Memories of Italy battle linger decades later for local veteran Ed Laird

Prince Albert veteran Ed Laird poses after a Remembrance Day ceremony at Good Shepherd Villa on Nov. 8, 2019. (Jayda Noyes/Daily Herald)

“You’re not scared until after it’s over…That’s when you start to shake.”

Prince Albert veteran Ed Laird was 21 years old during the Battle of Ortona—the now 96-year-old survived out of the 502 people killed.

The battle was part of the Italian Campaign in the Second World War. That’s where Allied Forces, which included Canadians, invaded Italy starting in July of 1943.

Just months later—from December 20 to 28—Canadian forces would attempt to capture Ortona. They succeeded despite 2,300 casualties.

“You’re not scared until after it’s over,” said Laird about the war, for most of which he was a signalman. He says he’s lucky to be alive to tell people about it.

Laird first spoke about ‘The Gully’ during the Battle of Ortona, which German forces dug in attempt to protect them from fire.

They eventually made it across. But Laird said the group of young men stayed in the frigidly cold weather for at least 10 days without shelter.

“We went house to house fighting, terrible,” he said. “There was some real bad fighting there…Bad, long days.”

The tactic of going house to house was called mouseholing. This wasn’t something Canadians were taught, but rather made up because wandering the streets was too deadly.

Soldiers would make a hole with explosives between two buildings, throwing grenades through the hole to Germans on the other side. The buildings would sometimes collapse.

“Some of these buildings, you’d throw a hand grenade in there ahead of you.”

There was so much rubble on the streets of Ortona that you couldn’t drive a tank, so Canadian forces resorted to the ‘mouseholing’ tactic. (Government of Canada/archives)

“We were there Christmas day. It was hard to believe, but the enemy on our side called a truce for about five hours during Christmas day,” explained Laird. The Christmas of ’43 was a peaceful one during those hours of no fire.

His most memorable moment from the Battle of Ortona continues to stick with him today.

“When it’s all happening, you’re so busy and excited and everything’s going on so much that you’re strong and you’ve got your mind with you until it’s over. That’s when you start to shake,” he said.

“I was sitting behind a big brick wall there. It had quieted down and I was shaking so bad. I remember he was a military padre, in fact he could see that I was nervous and shaking and I couldn’t talk decent. He came and put his hand on my shoulder and said ‘Don’t be afraid my boy, you’re never alone. God is always with you.’ And I remember that, funny I just kind of straightened my head out and I’ve often thought of that ever since. ‘You’re never alone. God’s always with you.’”

There are more details to that encounter that Laird’s son, Tom, was able to fill in.

“The priest says ‘Ed, you don’t ever have to worry about being alone if you believe in God. And dad says ‘I don’t know what I believe in.’ He said ‘Hey, you’ll be okay, you’ll be okay.’ And so he starts to calm down a little bit and right out of the blue he says ‘I promise I’ll be a good guy. I promise I’ll be a good guy, just get me home,’” explained Tom.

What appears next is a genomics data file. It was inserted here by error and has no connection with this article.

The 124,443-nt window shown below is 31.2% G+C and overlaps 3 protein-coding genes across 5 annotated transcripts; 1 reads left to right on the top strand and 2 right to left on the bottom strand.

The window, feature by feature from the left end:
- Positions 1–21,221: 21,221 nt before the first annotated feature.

“He doesn’t go home for another two and a half years.”

Thinking about Remembrance Day

On the way to the next battle in Monte Cassino, Tom said a German plane flew over and attacked 13 soldiers—Laird was one of only three who survived.

“About eight hours later after it was over, his commander says…you need to go back and bury your buddies, and you bury them in shallow graves, take their dog tags off,” he said.

“Not only did you lose your buddy, he’s blown apart. And you’ve got to bury him. Tremendous trauma with that.”

An old photo of Ed Laird is on display at the Royal Canadian Legion in Prince Albert. (Jayda Noyes/Daily Herald)

And the trauma lingered when Laird left the military just before he turned 25 years old.

“I get nervous. I was in the hospital three times. They didn’t know how to treat it, they called it post traumatic stress,” said Laird.

“At night, he would get these tremors and we’d have to give him medication just to calm him down,” added Tom.

He returned to Prince Albert with no work experience or a driver’s license. Eventually, he’d sweep the floors for a local case dealer for $70 a month and then become a mechanic.

“Last night we started talking about Ortona and my brother and I happened to go over to Ortona about 10 years ago to go over to where he’d fought,” said Tom.

“It triggers stuff you don’t even know you forgot,” he added.

He recalled his dad saying the soldiers would be “eating maggots, dirt soup” because there was no food. Tom said his dad and his friends had to remind themselves that the enemies were normal people just like them.

“It took a hell of a toll, but it also fortified him to be the great guy he is today,” said Tom.

“Ed Laird is loved by everybody.”

Laird said he was shot three times during the war, all of which occurred in the Italy invasion. One hit him on his left foot, the other on his right hip, and the last showing itself as a faint scar on his face.

The bullet cracked the bone underneath his left eyebrow, which forced him to recover in a tent behind the lines for about four days.

“I’m glad I was able to go out and tell people about it,” he said.

“I was lucky.”